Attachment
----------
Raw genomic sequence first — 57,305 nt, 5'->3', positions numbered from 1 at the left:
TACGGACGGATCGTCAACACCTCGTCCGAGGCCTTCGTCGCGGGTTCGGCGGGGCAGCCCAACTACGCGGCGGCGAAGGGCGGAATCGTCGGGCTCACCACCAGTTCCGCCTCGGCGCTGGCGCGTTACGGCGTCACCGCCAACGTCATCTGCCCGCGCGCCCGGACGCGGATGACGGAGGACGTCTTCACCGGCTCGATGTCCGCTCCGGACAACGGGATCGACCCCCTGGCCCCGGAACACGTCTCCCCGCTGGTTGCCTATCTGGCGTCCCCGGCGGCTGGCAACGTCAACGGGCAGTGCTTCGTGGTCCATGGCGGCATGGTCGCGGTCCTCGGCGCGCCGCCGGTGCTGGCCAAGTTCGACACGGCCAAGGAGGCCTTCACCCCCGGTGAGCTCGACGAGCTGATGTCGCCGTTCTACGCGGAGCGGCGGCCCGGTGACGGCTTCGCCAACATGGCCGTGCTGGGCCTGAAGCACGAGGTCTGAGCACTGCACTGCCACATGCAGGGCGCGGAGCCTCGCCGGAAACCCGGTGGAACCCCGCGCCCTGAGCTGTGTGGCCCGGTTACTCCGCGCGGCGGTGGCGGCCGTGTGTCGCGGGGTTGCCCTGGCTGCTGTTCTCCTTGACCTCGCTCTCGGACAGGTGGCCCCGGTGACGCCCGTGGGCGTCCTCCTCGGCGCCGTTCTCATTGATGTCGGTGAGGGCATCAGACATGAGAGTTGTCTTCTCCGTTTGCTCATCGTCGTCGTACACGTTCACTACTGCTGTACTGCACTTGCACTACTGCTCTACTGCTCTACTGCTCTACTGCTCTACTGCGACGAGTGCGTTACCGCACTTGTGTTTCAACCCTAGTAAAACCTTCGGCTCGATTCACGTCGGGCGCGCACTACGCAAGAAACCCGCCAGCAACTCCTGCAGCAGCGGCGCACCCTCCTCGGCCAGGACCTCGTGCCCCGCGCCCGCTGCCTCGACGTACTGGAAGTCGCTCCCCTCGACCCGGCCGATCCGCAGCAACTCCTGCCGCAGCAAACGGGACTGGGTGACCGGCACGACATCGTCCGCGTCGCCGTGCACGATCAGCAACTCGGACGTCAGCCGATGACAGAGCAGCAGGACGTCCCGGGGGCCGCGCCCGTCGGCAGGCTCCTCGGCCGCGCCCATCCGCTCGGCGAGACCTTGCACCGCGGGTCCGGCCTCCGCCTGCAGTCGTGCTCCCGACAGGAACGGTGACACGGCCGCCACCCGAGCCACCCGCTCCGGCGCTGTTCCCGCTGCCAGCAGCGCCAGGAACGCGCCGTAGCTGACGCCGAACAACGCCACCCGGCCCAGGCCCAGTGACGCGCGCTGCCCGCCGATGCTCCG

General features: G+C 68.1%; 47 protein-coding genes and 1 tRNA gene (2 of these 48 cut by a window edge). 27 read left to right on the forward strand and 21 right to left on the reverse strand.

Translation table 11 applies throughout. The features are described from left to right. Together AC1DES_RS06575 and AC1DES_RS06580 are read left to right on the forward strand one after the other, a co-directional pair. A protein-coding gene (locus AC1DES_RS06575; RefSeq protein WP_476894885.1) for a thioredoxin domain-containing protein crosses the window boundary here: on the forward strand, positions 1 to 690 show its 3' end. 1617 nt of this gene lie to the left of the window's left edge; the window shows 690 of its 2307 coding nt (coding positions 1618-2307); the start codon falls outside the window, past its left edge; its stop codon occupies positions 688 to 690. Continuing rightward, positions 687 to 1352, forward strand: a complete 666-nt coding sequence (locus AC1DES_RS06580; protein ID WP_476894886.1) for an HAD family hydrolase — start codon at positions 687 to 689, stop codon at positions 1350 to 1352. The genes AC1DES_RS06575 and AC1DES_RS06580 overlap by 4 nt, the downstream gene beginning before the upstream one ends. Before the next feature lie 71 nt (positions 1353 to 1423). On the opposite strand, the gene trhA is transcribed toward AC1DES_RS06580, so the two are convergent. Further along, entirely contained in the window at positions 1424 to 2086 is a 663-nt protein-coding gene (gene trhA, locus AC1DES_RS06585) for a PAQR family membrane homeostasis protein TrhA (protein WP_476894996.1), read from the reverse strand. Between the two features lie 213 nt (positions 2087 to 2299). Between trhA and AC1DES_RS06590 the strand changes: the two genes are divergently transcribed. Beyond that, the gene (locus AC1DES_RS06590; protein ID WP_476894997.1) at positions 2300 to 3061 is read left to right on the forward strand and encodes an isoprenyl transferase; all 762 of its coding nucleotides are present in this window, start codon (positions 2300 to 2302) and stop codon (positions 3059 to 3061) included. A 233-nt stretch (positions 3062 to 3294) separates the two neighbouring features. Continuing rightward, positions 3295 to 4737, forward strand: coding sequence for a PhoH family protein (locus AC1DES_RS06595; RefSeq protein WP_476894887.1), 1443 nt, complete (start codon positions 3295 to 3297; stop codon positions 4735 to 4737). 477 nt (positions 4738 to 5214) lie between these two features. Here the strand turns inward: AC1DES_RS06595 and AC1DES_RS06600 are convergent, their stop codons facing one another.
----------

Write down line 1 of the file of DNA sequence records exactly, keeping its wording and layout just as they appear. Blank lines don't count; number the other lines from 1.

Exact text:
Raw genomic sequence first — 57,305 nt, 5'->3', positions numbered from 1 at the left: